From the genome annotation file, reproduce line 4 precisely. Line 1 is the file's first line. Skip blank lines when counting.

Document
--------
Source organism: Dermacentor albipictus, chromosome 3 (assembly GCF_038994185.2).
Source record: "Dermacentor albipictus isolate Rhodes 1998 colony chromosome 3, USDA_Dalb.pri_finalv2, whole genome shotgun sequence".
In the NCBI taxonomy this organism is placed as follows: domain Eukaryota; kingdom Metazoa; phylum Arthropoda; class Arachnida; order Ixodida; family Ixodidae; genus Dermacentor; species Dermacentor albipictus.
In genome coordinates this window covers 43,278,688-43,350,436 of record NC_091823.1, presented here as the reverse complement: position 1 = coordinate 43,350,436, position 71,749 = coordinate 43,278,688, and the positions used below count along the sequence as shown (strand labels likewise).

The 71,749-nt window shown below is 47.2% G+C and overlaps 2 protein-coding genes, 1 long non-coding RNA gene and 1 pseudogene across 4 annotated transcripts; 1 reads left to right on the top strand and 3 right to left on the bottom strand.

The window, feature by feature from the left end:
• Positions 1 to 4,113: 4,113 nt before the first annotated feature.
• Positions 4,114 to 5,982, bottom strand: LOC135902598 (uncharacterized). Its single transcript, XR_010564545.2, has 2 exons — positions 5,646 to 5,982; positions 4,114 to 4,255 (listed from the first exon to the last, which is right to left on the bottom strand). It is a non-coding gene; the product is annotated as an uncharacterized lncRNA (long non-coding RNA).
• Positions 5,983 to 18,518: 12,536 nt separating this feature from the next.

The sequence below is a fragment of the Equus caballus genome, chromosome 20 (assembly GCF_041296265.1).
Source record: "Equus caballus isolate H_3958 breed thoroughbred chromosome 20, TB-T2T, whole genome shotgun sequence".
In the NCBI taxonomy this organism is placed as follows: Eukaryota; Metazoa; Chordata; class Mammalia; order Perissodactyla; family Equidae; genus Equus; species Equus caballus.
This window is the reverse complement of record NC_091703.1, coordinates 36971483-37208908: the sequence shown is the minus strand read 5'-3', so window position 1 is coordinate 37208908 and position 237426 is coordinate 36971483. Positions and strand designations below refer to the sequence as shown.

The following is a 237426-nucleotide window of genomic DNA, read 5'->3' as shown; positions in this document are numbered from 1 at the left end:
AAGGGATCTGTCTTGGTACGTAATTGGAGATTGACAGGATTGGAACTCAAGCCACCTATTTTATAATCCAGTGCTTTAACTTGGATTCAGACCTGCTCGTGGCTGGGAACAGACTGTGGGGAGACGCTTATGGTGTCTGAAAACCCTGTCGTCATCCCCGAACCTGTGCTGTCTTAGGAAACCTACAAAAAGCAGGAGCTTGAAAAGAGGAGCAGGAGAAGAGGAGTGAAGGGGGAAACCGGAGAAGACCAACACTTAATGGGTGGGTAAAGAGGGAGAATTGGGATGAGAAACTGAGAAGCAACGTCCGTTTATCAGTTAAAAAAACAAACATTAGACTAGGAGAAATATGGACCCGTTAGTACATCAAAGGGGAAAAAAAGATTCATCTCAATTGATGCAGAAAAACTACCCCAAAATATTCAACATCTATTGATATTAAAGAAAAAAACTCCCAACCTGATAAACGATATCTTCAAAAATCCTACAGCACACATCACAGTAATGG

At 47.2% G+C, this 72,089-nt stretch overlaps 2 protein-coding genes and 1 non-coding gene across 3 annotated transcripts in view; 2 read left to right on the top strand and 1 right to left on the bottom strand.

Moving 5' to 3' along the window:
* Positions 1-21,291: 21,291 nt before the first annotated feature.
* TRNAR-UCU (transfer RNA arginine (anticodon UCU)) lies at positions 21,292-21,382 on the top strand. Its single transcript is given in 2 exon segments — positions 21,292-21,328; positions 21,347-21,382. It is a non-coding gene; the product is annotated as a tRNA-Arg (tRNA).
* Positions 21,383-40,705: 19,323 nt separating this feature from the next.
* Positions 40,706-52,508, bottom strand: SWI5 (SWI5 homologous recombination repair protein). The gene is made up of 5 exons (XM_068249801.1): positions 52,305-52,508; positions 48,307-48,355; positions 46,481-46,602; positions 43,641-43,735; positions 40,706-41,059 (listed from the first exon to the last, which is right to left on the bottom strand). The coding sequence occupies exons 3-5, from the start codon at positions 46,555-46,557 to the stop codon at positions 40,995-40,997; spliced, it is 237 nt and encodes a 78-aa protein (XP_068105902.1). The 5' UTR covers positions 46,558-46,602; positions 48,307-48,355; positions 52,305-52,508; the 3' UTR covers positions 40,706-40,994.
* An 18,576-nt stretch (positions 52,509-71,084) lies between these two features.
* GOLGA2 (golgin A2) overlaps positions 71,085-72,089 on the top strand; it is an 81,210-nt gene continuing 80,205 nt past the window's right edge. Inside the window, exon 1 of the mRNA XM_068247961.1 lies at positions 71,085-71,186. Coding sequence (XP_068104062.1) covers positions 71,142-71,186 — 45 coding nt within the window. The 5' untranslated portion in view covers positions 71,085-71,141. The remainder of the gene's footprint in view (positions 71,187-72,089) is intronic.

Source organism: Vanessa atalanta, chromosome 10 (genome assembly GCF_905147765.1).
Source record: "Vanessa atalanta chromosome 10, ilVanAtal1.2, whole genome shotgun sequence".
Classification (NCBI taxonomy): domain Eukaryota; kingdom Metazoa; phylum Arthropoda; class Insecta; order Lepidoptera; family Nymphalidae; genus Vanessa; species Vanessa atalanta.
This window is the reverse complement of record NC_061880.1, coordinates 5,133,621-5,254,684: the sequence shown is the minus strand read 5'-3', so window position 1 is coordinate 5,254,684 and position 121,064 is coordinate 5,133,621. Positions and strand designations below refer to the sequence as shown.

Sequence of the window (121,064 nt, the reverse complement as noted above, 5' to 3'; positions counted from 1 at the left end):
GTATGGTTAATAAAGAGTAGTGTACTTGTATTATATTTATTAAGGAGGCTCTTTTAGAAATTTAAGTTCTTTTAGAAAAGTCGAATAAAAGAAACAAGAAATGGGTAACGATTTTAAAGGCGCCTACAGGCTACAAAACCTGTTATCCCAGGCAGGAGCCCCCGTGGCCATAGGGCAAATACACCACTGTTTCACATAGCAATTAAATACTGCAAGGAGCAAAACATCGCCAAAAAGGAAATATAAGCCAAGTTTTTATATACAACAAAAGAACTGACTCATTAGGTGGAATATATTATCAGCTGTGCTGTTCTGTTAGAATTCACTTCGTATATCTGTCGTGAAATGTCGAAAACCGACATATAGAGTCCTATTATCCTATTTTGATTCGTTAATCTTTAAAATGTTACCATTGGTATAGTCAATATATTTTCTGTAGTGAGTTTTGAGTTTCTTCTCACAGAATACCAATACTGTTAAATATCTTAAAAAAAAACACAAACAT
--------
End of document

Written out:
In genome coordinates this window covers 43,278,688-43,350,436 of record NC_091823.1, presented here as the reverse complement: position 1 = coordinate 43,350,436, position 71,749 = coordinate 43,278,688, and the positions used below count along the sequence as shown (strand labels likewise).